“She would sleep. She would wake. She would walk. She would sleep. She would wake. She would walk. And time went by. How much time it was impossible to reason.”
Then finally when Arthur elects to throw the chest into the lake on the Bly Manor grounds, Viola gets some new environs. But even living at the bottom of the lake does little to break up the monotony of being dead. So Viola branches out each night to venture back into her one time home in life.
“As if woken from a nightmare, she would walk back to her home feeling as though each time it were a dream,” the narrator notes.
Night after night, Viola walks out of the lake, wanders around the Bly Manor grounds and eventually makes her way into the house. Sometimes living individuals cross her path and she kills them just for the hell of it.
Why does Viola’s spirit linger? Why doesn’t she “pass on” to the next life like any other spirit would? Well, as evidenced by how long she battled her illness, well past the point where it was seemly to do so, Viola is an extremely willful, stubborn person.
“The feeling of being pulled toward some other place. Now she rejected it. Viola would not go,” Jamie’s narration notes.
That stubbornness and sense of purpose would form a kind of magical gravity around Bly Manor, keeping not only Viola’s spirit in place there but everyone else’s as well. Viola kills a plague doctor, a vicar, a child, and Peter Quint. And all of those people’s souls linger on in Bly Manor rather than moving on…because they’re trapped within Viola’s gravity. Peter Quint even experiments extensively in trying to leave the Bly Manor grounds but the Lady in the Lake’s gravity is so strong that there’s nothing he can do to escape it.
Still, while Viola’s gravity is strong, the forces of time are stronger. As time marches on, Viola loses more and more of herself. Her face fades away into a blank, empty visage and her original sense of purpose grows weak as well. This is the fate that awaits every ghost at Bly Manor for “everything yields to time.”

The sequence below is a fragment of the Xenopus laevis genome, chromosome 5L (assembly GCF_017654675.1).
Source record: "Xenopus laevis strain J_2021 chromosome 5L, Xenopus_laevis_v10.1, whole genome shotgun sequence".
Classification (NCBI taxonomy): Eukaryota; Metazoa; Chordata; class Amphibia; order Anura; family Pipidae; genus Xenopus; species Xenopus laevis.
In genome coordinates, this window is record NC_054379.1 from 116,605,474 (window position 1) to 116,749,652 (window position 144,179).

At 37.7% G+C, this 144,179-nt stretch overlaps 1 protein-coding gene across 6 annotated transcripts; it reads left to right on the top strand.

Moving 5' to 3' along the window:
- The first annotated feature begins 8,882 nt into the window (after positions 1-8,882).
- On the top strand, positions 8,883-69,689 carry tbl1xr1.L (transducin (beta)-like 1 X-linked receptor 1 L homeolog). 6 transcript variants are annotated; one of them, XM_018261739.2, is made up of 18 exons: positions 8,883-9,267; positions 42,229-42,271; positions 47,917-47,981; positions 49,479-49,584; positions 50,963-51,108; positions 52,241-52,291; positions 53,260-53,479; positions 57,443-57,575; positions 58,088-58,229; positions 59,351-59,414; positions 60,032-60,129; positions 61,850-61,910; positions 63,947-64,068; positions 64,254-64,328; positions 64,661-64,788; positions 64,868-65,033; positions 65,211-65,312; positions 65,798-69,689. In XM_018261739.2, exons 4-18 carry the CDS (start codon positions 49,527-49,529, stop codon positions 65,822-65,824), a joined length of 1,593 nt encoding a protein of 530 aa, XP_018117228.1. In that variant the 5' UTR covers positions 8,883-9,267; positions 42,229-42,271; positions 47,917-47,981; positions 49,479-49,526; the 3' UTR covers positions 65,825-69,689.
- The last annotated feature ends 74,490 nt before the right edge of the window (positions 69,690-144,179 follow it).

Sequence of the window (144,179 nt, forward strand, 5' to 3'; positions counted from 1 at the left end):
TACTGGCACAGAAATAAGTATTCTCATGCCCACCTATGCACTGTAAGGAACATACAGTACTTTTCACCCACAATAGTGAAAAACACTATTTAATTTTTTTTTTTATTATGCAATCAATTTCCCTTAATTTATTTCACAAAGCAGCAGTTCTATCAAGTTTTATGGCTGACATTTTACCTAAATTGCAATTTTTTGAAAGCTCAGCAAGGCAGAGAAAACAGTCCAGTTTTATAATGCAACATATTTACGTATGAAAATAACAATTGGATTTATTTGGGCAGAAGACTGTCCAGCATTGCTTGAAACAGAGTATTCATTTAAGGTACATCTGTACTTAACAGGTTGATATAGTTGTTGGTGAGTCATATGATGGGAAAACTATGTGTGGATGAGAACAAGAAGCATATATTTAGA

In the end, the only thing that can break the Lady in the Lake’s gravity is an act of selflessness. In a fit of desperation as the Lady carries Flora away, Dani asks the Lady to welcome her into her consciousness. The Lady consents and Dani takes over the Lady in the Lake’s deathly duties. Since Dani is not as stubborn a person or damaged a soul as Viola, she is able to consciously release all the ghosts from their gravitational bondage.
This is a touching conclusion in keeping with the themes of The Haunting of Bly Manor, in which love wins out over fear. But none of it would have been possible without the mechanical explanation of how “gravity” can lead to a haunting in the first place.
Flanagan says that breaking down the nature of a haunting is one of his favorite aspects of The Haunting franchise but after “the stomach,” and “gravity” it will be a challenge to figure out what haunts the next house in the franchise.
“I’m very rapidly running out of metaphors. I don’t know if there will be any more seasons of the show, but if there are, we aren’t going to be like, ‘This is also a gravity well, but also a stomach. It’s like the gall bladder of the house this time.’ I don’t know, it’ll be something we kick around.”
The Haunting of Bly Manor is available to stream on Netflix now.